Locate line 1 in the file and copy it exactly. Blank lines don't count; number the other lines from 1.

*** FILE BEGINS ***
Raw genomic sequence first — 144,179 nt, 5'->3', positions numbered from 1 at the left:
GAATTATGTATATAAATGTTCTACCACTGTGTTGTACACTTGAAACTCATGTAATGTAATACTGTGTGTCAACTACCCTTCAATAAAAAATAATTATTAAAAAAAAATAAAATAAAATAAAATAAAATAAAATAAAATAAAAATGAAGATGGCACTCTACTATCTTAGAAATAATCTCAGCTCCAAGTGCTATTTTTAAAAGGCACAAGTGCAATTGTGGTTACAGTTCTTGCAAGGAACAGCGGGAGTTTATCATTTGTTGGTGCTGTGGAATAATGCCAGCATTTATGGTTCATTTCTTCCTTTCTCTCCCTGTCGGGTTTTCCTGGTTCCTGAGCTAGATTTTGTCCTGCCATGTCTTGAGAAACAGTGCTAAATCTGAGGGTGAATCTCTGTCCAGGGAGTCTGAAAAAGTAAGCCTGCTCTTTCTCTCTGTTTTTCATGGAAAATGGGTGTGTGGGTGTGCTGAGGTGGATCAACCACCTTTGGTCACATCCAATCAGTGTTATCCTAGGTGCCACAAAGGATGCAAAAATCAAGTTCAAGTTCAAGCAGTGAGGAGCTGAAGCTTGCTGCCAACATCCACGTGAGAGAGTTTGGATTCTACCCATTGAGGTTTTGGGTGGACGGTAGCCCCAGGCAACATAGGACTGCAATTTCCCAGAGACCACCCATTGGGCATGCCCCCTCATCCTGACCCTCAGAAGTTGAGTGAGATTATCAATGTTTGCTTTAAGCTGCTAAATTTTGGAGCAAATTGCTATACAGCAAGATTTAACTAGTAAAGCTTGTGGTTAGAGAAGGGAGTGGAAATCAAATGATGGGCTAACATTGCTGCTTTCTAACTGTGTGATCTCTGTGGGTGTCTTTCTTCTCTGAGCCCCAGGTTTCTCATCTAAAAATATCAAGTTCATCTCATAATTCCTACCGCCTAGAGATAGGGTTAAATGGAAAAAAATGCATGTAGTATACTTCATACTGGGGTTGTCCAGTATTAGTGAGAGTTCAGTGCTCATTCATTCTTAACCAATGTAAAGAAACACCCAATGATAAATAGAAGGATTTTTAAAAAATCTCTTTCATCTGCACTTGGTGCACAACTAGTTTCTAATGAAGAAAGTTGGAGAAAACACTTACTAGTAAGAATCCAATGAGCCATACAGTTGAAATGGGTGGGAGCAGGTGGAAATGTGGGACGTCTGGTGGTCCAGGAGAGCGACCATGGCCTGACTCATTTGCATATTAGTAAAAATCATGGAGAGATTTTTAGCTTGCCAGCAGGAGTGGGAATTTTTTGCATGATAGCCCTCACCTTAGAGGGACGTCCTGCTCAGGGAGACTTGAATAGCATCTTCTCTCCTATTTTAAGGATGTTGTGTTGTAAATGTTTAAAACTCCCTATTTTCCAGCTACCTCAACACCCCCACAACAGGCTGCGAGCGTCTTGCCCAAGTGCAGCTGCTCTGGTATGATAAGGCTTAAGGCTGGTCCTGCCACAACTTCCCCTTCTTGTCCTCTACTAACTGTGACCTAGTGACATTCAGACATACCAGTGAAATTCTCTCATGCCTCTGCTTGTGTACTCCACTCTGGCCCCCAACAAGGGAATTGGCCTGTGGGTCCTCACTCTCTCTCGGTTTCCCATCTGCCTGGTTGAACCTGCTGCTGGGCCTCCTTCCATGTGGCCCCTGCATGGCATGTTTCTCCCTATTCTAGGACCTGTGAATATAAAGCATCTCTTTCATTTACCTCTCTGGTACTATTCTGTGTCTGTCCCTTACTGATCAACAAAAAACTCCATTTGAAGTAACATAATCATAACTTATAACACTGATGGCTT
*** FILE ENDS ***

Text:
Raw genomic sequence first — 144,179 nt, 5'->3', positions numbered from 1 at the left: